Zain is the face of desperation. The poster child for what neglect, abuse, poverty, and heartbreak can do. We watch Nadine Labaki’s film Capernaum - as despair, longing, anguish, the deepest of grief, emotional torture; and finally frustration and rage take over Zain’s otherwise stunning features. But, even more to the point, Zain is the poster boy for all the feelings his parents are incapable of feeling. He carries them all. Sees reality where they can’t. Speaks out for his own heartbreak. And for the heartbreak of every neglected and abused child whose parents have shut down their hearts. A Desperate...

Cruelty and misunderstanding can make you a monster or a mute. Guillermo del Toro’s compelling allegorical fable, The Shape of Water, shows us that quite well. We can say all the obvious things about this multi-layered film set in its backdrop of the Cold War and a high-security government laboratory in 1962 Baltimore. There’s loneliness and loss; competition between the United States and Russia to have the first man in Space; fear, paranoia, dehumanization and exploitation of people and creatures. There’s the overriding do whatever it takes kind of brutality to be the one on top. Yet, there’s also that...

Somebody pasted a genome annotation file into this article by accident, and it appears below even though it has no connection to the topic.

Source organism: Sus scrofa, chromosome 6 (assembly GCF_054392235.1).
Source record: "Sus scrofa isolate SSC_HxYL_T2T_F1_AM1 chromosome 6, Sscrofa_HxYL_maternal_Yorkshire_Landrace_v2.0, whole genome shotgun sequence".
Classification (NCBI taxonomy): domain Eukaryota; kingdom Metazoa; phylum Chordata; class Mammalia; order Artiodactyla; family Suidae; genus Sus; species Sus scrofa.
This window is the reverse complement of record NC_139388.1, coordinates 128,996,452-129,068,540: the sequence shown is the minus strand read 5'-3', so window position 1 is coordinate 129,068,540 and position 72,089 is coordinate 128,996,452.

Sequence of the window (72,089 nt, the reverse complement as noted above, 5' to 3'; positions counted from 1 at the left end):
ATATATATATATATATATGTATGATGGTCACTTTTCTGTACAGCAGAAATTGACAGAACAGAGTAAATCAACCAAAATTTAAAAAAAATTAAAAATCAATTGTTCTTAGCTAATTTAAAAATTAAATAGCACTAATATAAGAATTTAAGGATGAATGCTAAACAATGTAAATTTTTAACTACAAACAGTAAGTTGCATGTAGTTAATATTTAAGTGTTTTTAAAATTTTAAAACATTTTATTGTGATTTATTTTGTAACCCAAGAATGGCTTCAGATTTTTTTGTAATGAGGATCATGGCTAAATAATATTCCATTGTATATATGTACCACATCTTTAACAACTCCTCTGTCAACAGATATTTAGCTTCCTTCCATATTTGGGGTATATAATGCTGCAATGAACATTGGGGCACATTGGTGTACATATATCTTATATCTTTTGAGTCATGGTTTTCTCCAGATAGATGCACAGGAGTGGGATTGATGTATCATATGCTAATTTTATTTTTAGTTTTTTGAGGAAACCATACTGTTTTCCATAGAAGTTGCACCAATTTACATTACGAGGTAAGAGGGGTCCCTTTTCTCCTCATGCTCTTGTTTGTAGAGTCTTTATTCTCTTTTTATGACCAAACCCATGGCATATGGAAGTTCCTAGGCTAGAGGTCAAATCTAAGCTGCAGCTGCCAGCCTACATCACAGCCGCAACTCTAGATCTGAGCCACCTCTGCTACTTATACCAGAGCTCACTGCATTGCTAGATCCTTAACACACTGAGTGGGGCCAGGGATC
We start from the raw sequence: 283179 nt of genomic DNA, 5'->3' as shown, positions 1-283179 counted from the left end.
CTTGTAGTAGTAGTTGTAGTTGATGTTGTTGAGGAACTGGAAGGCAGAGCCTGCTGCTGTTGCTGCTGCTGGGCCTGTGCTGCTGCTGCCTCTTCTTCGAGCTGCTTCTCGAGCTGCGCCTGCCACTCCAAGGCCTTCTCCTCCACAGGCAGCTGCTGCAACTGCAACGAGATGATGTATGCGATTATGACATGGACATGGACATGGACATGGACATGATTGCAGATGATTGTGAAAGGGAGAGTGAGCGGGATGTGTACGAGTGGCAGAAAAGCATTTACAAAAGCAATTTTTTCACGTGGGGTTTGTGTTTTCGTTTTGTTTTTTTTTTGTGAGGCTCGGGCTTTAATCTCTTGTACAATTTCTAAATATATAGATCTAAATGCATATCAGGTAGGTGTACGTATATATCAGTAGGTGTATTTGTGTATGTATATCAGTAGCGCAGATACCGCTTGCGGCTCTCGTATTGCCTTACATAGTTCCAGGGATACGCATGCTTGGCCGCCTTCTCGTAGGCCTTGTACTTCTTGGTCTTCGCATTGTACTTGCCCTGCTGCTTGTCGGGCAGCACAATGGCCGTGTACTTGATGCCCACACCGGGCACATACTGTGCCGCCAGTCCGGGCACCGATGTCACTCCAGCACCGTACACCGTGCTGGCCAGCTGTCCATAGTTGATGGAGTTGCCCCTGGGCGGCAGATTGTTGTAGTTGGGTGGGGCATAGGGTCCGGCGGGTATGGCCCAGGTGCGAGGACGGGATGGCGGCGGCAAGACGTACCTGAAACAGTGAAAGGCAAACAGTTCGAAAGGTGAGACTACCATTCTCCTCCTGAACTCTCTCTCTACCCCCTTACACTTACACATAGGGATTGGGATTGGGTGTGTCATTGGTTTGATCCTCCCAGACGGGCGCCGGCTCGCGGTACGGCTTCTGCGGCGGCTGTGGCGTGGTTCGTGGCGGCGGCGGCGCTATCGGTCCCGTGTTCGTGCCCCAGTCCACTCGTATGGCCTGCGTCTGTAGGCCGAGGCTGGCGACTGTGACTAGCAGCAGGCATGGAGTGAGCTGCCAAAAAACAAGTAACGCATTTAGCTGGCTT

Baby (Ansel Elgort) wants to change, but … stop running? That’s easier said than done. Especially if you’re a sweet, loving, sensitive kid (that’s Baby in Edgar Wright’s Baby Driver), whose cruel dad is responsible for your mom dying as you sit helplessly watching. What do you do with those terrifying memories? You grow up and you drive fast; blocking out the constant reminders that ring in your head with the sweet music (or any music) of that mom you lost. You drive; better than most people; better than your mom could, since she couldn’t avoid that one fatal accident....

The burning question in John Maloof's poignant and heartbreaking documentary, Finding Vivian Maier is this: did she want to be found? As a psychoanalyst with years of experience working with similarly troubled and traumatized patients, I’d have to say yes and no. There were two sides to Vivian Maier; some saw one, some saw another; some saw both. Vivian Maier was locked up inside herself as tightly as her padlocked room. John Maloof opened the door.  Many of us walked in. But, do we know her? Those that had contact told varying tales of love, mean-spiritedness, and even abuse to the children...